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ServDes2020

2–5 February 2021

RMIT UNIVERSITY, MELBOURNE AUSTRALIA

Student Forum

Artificial intelligence in sustainable food systems design

05:30PM

06:30PM
Presenting Author(s): Stephanie Camarena
05 February 2021

By 2050, the current challenges faced by our food systems will be further amplified by the need to feed 9 billion people. Water scarcity, pollution, soil degradation and the impacts of climate change on agricultural production are only a few of the environmental constraints we face. Designing services in any area of the food chain can no longer be done using a business as usual approach. Technologies such as artificial intelligence are disrupting agriculture, food processing and health outcomes in ways which could revolutionise how we relate to food and provide an opportunity to think differently about our food systems.

The research investigates artificial intelligence (AI) as a possible enabler of sustainability in food systems, with caveats. The technology could support transformational changes towards sustainable food systems but also creates issues of a new kind that designers can and should consider as part of their design brief.

Case studies on nutrition in schools and on food waste investigated the use of AI in the process redesign. The author will present some of the challenges, impacts, results and ethical considerations encountered. The focus on the methods of engagement include the use of traditional design thinking approaches, lean start-up and rapid prototyping where failing early is proving to be a critical component.

The use of AI ethics guidelines and sustainable development goals (SDGs) are used retroactively in the evaluation of the designed solution to provide some insights for future proactive design solutions.

Europe (CET): 5th February 2021 7:30 am to 8:30 am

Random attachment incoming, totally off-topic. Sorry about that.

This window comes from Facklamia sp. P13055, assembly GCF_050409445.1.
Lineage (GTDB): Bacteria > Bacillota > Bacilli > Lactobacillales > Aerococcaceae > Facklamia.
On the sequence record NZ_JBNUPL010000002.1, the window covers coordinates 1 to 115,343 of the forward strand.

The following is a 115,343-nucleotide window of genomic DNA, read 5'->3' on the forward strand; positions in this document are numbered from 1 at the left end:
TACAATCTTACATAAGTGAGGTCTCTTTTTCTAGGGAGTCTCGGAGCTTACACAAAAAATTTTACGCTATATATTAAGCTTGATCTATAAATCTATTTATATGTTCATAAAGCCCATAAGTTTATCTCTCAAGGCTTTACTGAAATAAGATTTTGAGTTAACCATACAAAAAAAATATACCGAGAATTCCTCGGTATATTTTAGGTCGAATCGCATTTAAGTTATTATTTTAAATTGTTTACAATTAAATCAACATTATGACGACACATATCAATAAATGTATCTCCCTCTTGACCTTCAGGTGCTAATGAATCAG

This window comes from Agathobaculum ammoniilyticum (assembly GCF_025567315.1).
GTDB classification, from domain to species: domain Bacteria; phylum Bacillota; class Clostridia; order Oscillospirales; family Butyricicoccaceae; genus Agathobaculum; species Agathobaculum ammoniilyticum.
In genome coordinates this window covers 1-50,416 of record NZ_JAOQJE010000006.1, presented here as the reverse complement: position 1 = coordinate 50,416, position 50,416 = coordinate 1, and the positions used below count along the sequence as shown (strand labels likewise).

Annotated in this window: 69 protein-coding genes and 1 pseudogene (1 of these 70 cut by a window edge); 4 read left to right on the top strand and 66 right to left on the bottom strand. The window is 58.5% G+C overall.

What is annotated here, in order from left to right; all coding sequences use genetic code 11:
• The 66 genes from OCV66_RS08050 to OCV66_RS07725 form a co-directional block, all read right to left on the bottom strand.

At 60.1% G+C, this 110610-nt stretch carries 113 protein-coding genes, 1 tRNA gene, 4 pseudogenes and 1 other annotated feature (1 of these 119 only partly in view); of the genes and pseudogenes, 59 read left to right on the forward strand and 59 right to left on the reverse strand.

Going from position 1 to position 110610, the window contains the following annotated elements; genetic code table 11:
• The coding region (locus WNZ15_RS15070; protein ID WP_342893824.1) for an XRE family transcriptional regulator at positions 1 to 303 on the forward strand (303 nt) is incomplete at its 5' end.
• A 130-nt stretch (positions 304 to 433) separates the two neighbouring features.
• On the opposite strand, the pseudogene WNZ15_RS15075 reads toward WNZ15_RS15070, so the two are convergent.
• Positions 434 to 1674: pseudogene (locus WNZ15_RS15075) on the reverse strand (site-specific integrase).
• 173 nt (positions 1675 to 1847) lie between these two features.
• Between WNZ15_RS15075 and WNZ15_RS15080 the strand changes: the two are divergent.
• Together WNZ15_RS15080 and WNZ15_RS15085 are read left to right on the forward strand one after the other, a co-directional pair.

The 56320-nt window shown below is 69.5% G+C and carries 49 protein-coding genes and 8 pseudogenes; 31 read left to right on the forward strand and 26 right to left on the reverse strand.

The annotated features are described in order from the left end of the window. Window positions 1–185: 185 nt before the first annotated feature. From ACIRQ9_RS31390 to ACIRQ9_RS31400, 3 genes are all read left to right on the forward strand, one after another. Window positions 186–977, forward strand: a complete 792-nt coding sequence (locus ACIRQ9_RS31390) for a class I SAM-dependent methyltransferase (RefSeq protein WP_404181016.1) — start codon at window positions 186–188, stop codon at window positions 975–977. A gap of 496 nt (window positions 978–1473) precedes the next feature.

US (EST): 5th February 2021 1:30 am to 2:30 am

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Stephanie Camarena
Stephanie Camarena
RMIT University

A systems thinker, Stephanie works with organisations to co-design processes, products or services that integrate life-cycle thinking approaches. Typical outcomes resulting from Stephanie’s work include:
- Leaner, more efficient systems of work
- System innovation and design break-throughs
- Measurable Sustainability progress
Her work with local governments and the road maintenance industry has received national recognition in the field of Design for Sustainability including winning Banksia Sustainability awards for Product design, manufacture, use and disposal; Victorian Premier Sustainability Award – Regional Recognition.
Stephanie brings a unique style of facilitation and consulting that is characterised by her warm, consultative and relationship-based approach to work in collaboration with others to effect change in complex systems.
Coming from a technology and business transformation delivery background Stephanie brings a level of rigour to how she manages and organises stakeholders to solve complex problems with high returns on the effort invested.
Now a PhD student in Design Innovation at RMIT, Stephanie is bringing her diverse expertise in Design and Artificial Intelligence to advance the transition to sustainable food systems.